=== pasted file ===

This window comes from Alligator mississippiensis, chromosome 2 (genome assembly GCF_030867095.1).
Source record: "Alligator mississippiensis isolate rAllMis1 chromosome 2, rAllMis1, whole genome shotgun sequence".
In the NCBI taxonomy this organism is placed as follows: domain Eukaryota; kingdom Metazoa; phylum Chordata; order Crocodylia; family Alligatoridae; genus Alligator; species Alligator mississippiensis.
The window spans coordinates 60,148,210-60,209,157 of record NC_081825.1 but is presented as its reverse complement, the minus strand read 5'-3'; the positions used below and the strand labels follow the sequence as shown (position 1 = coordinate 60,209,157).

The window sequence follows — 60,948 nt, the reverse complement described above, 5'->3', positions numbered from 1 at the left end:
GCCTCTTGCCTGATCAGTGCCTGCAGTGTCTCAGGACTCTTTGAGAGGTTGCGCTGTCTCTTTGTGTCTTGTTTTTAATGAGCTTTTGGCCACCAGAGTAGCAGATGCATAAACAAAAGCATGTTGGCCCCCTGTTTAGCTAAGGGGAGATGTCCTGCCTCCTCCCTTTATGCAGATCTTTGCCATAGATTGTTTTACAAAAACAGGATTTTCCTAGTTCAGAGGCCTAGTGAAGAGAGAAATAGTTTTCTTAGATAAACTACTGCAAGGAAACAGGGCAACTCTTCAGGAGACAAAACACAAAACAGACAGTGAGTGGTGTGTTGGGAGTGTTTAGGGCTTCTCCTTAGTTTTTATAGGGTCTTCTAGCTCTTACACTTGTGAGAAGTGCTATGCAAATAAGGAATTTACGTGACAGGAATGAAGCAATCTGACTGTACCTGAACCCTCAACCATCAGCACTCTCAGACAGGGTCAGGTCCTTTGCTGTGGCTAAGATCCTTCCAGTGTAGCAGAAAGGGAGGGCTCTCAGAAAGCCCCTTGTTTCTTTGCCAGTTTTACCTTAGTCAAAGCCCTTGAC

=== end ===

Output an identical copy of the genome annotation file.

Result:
This window comes from Alligator mississippiensis, chromosome 2 (genome assembly GCF_030867095.1).
Source record: "Alligator mississippiensis isolate rAllMis1 chromosome 2, rAllMis1, whole genome shotgun sequence".
In the NCBI taxonomy this organism is placed as follows: domain Eukaryota; kingdom Metazoa; phylum Chordata; order Crocodylia; family Alligatoridae; genus Alligator; species Alligator mississippiensis.
The window spans coordinates 60,148,210-60,209,157 of record NC_081825.1 but is presented as its reverse complement, the minus strand read 5'-3'; the positions used below and the strand labels follow the sequence as shown (position 1 = coordinate 60,209,157).

The window sequence follows — 60,948 nt, the reverse complement described above, 5'->3', positions numbered from 1 at the left end:
GCCTCTTGCCTGATCAGTGCCTGCAGTGTCTCAGGACTCTTTGAGAGGTTGCGCTGTCTCTTTGTGTCTTGTTTTTAATGAGCTTTTGGCCACCAGAGTAGCAGATGCATAAACAAAAGCATGTTGGCCCCCTGTTTAGCTAAGGGGAGATGTCCTGCCTCCTCCCTTTATGCAGATCTTTGCCATAGATTGTTTTACAAAAACAGGATTTTCCTAGTTCAGAGGCCTAGTGAAGAGAGAAATAGTTTTCTTAGATAAACTACTGCAAGGAAACAGGGCAACTCTTCAGGAGACAAAACACAAAACAGACAGTGAGTGGTGTGTTGGGAGTGTTTAGGGCTTCTCCTTAGTTTTTATAGGGTCTTCTAGCTCTTACACTTGTGAGAAGTGCTATGCAAATAAGGAATTTACGTGACAGGAATGAAGCAATCTGACTGTACCTGAACCCTCAACCATCAGCACTCTCAGACAGGGTCAGGTCCTTTGCTGTGGCTAAGATCCTTCCAGTGTAGCAGAAAGGGAGGGCTCTCAGAAAGCCCCTTGTTTCTTTGCCAGTTTTACCTTAGTCAAAGCCCTTGAC